# Share my 4ms c++ recursive solution

• Assume the strings are all lower case letters

``````class Solution {
public:
bool isScramble(string s1, string s2) {
if(s1==s2)
return true;

int len = s1.length();
int count[26] = {0};
for(int i=0; i<len; i++)
{
count[s1[i]-'a']++;
count[s2[i]-'a']--;
}

for(int i=0; i<26; i++)
{
if(count[i]!=0)
return false;
}

for(int i=1; i<=len-1; i++)
{
if( isScramble(s1.substr(0,i), s2.substr(0,i)) && isScramble(s1.substr(i), s2.substr(i)))
return true;
if( isScramble(s1.substr(0,i), s2.substr(len-i)) && isScramble(s1.substr(i), s2.substr(0,len-i)))
return true;
}
return false;
}
};``````

• Easy and clear idea! The code is also very fast. But would you turn the recursive part into DP?

• I'm afraid that idea won't work. This code runs fast because it uses an very efficient pruning (count alphabat), but you can't use pruning within DP

• And you might depend on all characters in s1 and s2 are lowercase

• Turning the type of "count" to unordered_map<char, int> could handle any chars.

• you don't have to assume only low case letters if you use an array of 256

``````    public boolean isScramble(String s1, String s2) {
int len1 = s1.length(), len2 = s2.length();
if (len1 != len2) return false;
if (len1 == 0) return true;
// pruning
if (s1.equals(s2)) return true;
int[] count = new int[256];
for (int i = 0; i < len1; i++){
count[s1.charAt(i)]++;
count[s2.charAt(i)]--;
}
for (int i = 0; i < len1; i++){
if (count[s1.charAt(i)] != 0) return false;
}
for (int i = 1; i < len1; i++){
if (isScramble(s1.substring(0, i), s2.substring(0, i)) && isScramble(s1.substring(i), s2.substring(i)))
return true;
if (isScramble(s1.substring(0, i), s2.substring(len1 - i)) && isScramble(s1.substring(i), s2.substring(0, len1 - i)))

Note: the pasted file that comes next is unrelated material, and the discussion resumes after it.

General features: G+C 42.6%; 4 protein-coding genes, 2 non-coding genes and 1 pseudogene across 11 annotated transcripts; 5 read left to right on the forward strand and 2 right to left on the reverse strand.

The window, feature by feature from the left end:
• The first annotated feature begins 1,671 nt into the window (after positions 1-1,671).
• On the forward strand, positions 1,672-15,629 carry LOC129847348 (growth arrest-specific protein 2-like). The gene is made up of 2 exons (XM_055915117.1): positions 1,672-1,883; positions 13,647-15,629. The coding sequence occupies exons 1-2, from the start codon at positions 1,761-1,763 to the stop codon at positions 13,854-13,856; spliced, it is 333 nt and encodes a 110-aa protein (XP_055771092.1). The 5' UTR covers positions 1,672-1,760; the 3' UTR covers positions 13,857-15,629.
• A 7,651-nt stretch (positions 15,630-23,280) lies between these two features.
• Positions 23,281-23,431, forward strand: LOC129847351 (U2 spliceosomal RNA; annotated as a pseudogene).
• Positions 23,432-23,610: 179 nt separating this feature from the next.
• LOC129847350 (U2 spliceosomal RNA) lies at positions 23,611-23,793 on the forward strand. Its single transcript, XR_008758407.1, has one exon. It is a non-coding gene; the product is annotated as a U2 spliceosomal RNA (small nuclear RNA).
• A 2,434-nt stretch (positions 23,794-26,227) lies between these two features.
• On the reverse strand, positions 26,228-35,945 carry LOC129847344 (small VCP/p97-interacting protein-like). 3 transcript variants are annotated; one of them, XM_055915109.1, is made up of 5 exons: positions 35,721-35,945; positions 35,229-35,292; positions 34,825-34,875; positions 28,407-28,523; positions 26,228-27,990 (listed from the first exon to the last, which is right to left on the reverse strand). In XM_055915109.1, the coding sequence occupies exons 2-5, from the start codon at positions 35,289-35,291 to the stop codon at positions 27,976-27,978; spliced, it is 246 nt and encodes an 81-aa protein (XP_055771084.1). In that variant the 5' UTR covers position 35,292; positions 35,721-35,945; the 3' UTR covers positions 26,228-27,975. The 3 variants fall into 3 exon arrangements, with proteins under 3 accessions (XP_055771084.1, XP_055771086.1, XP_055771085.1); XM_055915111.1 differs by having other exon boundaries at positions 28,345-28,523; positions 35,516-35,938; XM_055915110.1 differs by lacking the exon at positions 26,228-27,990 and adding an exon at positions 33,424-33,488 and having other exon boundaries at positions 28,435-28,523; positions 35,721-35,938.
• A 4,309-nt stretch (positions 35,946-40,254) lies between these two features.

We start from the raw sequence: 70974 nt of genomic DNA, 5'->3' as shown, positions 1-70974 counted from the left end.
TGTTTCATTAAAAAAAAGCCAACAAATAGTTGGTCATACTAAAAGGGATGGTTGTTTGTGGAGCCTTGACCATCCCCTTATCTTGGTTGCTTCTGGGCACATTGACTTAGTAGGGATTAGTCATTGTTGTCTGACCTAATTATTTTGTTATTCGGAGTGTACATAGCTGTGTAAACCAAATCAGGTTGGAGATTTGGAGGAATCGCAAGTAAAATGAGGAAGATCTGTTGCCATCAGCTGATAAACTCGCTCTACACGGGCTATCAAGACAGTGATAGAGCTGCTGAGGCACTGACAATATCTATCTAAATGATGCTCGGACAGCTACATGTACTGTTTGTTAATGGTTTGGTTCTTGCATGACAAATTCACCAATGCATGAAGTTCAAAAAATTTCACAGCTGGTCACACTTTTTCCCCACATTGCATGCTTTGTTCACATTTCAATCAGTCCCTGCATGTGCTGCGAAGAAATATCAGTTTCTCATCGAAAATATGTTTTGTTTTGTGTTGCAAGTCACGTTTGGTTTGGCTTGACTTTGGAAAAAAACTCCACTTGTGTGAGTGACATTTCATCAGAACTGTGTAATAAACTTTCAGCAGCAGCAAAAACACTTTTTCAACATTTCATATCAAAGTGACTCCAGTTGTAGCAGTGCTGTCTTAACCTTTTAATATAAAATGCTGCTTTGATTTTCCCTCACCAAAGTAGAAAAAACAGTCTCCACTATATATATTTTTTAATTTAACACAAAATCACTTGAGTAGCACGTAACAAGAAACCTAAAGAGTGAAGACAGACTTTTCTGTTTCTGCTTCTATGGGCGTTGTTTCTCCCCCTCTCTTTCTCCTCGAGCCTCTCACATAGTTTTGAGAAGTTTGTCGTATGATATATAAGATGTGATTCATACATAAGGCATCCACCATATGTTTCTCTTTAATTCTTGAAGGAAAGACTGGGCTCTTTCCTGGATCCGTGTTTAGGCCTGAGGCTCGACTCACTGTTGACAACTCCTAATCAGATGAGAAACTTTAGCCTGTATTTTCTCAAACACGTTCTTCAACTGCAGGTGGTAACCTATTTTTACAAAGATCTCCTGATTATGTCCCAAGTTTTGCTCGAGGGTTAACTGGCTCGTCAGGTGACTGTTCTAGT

return true;
}
return false;
}``````

• You are right~many thanks~

• This post is deleted!

• "bcdebcdebcdebcdebcdebcdebcdebcdebcdebcdebcdebcdebcdebcdebcdebcdebcdebcdebcdebcdebcdebcde"
"cebdcebdcebdcebdcebdcebdcebdcebdcebdcebdcebdcebdcebdcebdcebdcebdcebdcebdcebdcebdcebdcebd"

Given this test case, your method will TLE.

• ``````   Good solution with pruning! My code but use an unordered_map.

class Solution {
public:
bool isScramble(string s1, string s2) {
if(s1==s2) return true;
unordered_map<char,int> strmap;
int length=s1.size();
for(int i=0;i<length;i++)
{
strmap[s1[i]]++;
strmap[s2[i]]--;
}
for(int i=0;i<length;i++)
{
if(strmap[s1[i]]!=0 )
return false;
}
for(int i=1;i<length;i++)
{
if(isScramble(s1.substr(0,i),s2.substr(0,i)) && isScramble( s1.substr(i),s2.substr(i) )  )
return true;
if(isScramble( s1.substr(0,i),s2.substr(length-i) ) && isScramble( s1.substr(i),s2.substr(0,length-i) )  )
return true;
}
return false;
}
};``````

• what is time complexity in the worse case? O(2^n)?

Given complexity f(i-1) and no pruning occurs

f(i) = 2f(i-1) + something(f(i-2) ??

• why the code runs even faster than DP?

• @XiaoboZhang1991

Computation costs money, it should be done in less than 1s. So the test cases are very limited.

Try the test case supplied by athenalin.shi on your own machine. dp will return in a few ms, and this recursive alg. will hopefully return in hours.

Quite a few people here said recursion (without cache) is better than dp, and gave a reason that recursion has something called "pruning". Pruning means nothing when the two strings mismatch.

BTW, recursive (without cache) is O(a^n), dp is O(n^a)

• why dp runs 176ms..

• @mwx36mwx
Actually, dp visits more status than recursive with pruning and memorized does.

• @Bigbear1991 Test cases are weak. The code will TLE on
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"cebdcebdcebdcebdcebdcebdcebdcebdcebdcebdcebdcebdcebdcebdcebdcebdcebdcebdcebdcebdcebdcebd"

• ``````bool isScramble(string s1, string s2) {
if(s1 == s2) return true;

int n = s1.length();
int count [26] = {0};

for(int i = 0; i < n; i++) {count[s1[i]-'a']++; count[s2[i]-'a']--;}
for(int i = 0; i < 26; i++) if(count[i] != 0) return false;

for(int i = 1; i < n; i++){
if(isScramble(s1.substr(0, i), s2.substr(0, i)) && isScramble(s1.substr(i), s2.substr(i))) return true;
if(isScramble(s1.substr(0, i), s2.substr(n-i)) && isScramble(s1.substr(i), s2.substr(0, n-i))) return true;
}

return false;
}``````

• This post is deleted!

• Can someone explain the recursion part of the code, Thank you.

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